For many Yemenis, climate change represents a matter of life and death. Global warming has accelerated desertification, a threat to the viability of agriculture in the Yemeni hinterland, and increased the frequency of cyclones, which cause destructive flash floods along the coasts. Water scarcity presents an even greater challenge: Yemen may soon exhaust its entire water supply. Attacks on Yemeni water supply networks powered by solar panels have only worsened this critical problem.

“All the reports and studies indicate that Yemen is one of the most water-poor countries in the world,” said Abdoul Razaz Saleh, a former Yemeni Water and Environment Minister.

Yemenis across the political spectrum managed to overcome their energy crisis and unite behind solar power with the support of the international community. This achievement can serve as inspiration for the kind of mass mobilization that Yemen needs to confront climate change as a whole.

“The international community can help Yemenis overcome water scarcity and climate change by deploying solar power on a large enough scale,” Elayah told LobeLog. “Yemen is rich in sun.”

Austin Bodetti studies the intersection of Islam, culture, and politics in Africa and Asia. He has conducted fieldwork in Bosnia, Indonesia, Iraq, Myanmar, Nicaragua, Oman, South Sudan, Thailand, and Uganda, and his research has appeared in The Daily Beast, USA Today, Vox, and Wired.

Guest Contributor

Articles by guest writers.



  1. Interesting issue, but starting a real story with a lie doesn’t makes those lies become true as the rest of the story. Houthies are Yemeni’s with a long history of opposition and represent yemeYeme people more than any other fraction now. The rest are apparently interventions by the neighbors whom want to decide for their faith and rights. The alleged mysterious support from Iran, even if proven true doesn’t change these realities. Please consider telling the truth instead of whitewashing the crimes of KSA and UAE. However, evidently the Yemeni’s don’t have that money to offer to reporters for sake of the truth!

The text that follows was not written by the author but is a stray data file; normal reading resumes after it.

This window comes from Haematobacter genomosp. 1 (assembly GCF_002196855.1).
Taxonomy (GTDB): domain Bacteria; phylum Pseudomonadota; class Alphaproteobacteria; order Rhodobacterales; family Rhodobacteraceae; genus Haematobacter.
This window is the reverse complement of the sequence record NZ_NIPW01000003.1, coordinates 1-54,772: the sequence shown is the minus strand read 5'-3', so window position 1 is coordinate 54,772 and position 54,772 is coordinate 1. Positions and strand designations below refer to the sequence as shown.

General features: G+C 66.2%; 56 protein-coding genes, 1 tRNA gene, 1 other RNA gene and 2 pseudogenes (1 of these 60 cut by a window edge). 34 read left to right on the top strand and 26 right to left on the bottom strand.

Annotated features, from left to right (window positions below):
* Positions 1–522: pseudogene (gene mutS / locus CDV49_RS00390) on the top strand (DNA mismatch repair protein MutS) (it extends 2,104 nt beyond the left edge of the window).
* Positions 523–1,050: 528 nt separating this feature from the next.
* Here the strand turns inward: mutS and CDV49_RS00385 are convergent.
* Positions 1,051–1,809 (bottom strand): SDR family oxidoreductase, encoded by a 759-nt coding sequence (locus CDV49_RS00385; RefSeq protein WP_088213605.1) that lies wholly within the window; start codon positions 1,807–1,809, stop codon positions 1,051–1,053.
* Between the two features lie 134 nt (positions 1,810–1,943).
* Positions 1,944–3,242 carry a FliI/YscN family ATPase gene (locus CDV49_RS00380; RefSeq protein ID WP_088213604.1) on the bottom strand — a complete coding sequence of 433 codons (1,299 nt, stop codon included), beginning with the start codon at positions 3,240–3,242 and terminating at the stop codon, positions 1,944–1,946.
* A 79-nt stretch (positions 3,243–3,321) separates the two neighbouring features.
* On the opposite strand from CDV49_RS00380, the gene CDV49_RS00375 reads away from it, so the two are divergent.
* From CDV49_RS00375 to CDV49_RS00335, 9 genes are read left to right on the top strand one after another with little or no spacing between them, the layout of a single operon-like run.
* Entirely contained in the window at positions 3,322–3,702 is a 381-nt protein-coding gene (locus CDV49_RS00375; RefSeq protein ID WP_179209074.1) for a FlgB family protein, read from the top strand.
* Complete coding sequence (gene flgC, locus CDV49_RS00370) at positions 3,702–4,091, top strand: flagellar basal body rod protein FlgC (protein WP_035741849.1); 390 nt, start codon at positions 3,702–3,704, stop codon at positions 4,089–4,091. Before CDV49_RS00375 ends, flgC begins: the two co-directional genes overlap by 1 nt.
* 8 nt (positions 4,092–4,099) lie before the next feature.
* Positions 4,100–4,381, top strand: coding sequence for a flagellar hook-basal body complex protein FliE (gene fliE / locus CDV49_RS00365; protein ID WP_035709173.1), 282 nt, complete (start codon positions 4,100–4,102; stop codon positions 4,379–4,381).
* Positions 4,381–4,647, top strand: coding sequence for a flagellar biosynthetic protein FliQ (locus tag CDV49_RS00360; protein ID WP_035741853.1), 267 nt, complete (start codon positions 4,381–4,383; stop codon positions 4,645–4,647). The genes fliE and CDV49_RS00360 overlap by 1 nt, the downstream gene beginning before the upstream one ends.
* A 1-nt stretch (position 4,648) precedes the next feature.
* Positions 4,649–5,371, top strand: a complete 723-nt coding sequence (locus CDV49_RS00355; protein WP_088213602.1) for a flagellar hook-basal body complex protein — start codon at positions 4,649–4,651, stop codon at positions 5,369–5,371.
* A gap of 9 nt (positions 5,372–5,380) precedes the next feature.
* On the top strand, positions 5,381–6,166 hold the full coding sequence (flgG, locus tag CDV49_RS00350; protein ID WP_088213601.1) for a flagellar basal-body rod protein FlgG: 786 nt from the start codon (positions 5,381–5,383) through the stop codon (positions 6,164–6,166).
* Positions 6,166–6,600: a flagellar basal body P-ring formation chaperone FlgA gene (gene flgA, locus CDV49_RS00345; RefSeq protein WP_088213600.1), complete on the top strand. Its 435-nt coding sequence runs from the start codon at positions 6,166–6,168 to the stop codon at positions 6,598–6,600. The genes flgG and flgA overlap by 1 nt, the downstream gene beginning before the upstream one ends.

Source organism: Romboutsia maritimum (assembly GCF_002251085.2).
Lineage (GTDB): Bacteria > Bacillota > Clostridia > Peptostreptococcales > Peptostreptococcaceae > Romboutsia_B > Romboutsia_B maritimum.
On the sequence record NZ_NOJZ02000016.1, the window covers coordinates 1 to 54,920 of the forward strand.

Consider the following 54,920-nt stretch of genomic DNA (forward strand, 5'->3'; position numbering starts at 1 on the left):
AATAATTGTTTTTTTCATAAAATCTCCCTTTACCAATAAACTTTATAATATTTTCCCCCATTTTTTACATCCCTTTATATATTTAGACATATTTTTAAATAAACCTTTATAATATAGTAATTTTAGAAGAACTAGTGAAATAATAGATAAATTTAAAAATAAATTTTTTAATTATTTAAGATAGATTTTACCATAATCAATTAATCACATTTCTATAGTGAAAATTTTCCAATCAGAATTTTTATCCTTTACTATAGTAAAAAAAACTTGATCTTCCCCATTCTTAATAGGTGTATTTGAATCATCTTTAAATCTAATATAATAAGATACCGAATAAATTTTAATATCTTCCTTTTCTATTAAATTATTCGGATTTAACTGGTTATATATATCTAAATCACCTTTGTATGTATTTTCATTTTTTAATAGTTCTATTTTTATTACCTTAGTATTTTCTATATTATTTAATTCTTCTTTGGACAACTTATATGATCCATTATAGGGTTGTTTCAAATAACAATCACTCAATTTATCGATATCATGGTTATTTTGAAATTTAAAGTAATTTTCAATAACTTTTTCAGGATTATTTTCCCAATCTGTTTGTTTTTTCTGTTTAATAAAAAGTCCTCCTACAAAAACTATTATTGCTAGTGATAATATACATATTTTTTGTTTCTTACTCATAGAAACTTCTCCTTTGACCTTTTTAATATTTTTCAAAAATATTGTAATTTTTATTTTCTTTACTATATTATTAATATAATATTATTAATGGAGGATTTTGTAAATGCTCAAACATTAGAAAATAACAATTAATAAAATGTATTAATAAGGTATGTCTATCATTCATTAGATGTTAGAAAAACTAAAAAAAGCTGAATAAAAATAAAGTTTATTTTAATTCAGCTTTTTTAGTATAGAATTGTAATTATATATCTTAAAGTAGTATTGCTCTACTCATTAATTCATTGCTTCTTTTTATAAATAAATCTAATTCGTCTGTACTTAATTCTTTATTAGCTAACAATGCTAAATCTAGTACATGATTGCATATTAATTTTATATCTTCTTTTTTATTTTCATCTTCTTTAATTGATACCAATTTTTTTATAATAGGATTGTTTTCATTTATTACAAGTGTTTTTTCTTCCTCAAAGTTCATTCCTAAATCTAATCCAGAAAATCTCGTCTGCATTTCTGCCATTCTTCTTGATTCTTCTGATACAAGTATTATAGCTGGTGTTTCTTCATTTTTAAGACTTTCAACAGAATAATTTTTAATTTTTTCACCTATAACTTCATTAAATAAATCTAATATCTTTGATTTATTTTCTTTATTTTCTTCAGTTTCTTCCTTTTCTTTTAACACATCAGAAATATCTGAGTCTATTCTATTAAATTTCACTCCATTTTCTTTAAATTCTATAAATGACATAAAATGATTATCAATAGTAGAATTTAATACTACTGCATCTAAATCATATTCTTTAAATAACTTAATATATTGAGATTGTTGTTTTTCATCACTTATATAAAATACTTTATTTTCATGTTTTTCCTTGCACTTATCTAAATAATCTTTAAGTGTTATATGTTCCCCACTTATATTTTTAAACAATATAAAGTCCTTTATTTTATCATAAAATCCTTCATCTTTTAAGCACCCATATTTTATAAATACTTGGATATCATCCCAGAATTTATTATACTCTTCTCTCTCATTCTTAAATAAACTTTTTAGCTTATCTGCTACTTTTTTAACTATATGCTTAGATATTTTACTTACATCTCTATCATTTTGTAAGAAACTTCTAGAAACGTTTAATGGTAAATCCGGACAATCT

2. Couldn’t destroy your credebility with Yemeni people faster than this Mr. Bodetti. If that is your intention then you have chosen the right course. Equaling the actions of an aggressor with those who defend their country specially when we compare the actions is an unwise mistake. Do we have a cholera epidemic in Saudi Arabia? Are children dieing in Saudie Arabia due to hunger and mallnutrition caused by war? Yemenies, unlike Saudies, have not targeted weddings, bombed funerals and repeatedly striked hospitals, schools and medical facilities inside Saudie Arabia. No, the Saudies have done these war crimes with the weapons they get from U.S.

Comments are closed.